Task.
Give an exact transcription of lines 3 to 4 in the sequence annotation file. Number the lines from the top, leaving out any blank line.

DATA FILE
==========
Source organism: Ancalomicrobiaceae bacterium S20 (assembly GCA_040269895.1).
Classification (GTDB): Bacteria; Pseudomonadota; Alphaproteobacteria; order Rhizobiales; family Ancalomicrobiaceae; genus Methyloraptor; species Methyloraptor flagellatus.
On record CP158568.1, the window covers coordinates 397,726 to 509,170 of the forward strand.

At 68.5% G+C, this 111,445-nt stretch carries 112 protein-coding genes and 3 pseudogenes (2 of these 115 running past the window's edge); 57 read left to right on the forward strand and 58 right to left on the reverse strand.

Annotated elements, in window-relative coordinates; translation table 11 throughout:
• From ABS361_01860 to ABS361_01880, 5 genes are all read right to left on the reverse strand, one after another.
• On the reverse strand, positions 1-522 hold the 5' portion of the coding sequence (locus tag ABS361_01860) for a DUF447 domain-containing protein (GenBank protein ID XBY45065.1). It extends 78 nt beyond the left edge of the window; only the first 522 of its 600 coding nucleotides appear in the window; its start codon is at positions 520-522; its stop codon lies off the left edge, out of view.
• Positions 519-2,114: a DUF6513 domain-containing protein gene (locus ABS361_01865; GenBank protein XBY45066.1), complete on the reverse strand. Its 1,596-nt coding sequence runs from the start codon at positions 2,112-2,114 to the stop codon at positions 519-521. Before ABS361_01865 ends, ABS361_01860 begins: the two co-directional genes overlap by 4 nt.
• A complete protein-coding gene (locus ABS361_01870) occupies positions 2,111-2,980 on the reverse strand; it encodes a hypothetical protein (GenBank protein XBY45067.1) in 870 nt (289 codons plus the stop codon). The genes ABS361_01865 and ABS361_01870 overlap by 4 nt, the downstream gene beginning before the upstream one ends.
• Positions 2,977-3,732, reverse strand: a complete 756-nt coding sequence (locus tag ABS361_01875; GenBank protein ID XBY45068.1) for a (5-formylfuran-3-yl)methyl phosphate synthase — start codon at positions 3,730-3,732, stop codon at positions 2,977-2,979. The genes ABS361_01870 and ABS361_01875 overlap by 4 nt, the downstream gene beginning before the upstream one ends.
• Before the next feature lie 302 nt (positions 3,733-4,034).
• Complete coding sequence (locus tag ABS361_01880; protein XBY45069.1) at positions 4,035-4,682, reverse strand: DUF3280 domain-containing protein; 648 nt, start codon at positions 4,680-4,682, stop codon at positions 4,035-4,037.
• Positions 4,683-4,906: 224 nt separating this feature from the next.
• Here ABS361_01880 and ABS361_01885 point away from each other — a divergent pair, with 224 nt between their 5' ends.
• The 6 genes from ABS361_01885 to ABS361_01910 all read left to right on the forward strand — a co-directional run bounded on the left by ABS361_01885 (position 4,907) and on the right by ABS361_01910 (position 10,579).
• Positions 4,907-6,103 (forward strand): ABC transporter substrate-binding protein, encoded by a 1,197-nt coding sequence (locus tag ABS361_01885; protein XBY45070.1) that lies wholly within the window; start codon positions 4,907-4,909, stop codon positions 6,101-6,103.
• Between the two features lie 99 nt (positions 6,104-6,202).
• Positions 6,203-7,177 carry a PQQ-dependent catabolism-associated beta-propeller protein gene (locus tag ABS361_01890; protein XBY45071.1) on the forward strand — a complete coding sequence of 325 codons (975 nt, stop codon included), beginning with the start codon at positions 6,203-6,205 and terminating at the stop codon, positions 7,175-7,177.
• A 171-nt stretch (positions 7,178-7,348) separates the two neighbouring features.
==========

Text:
On record CP158568.1, the window covers coordinates 397,726 to 509,170 of the forward strand.

At 68.5% G+C, this 111,445-nt stretch carries 112 protein-coding genes and 3 pseudogenes (2 of these 115 running past the window's edge); 57 read left to right on the forward strand and 58 right to left on the reverse strand.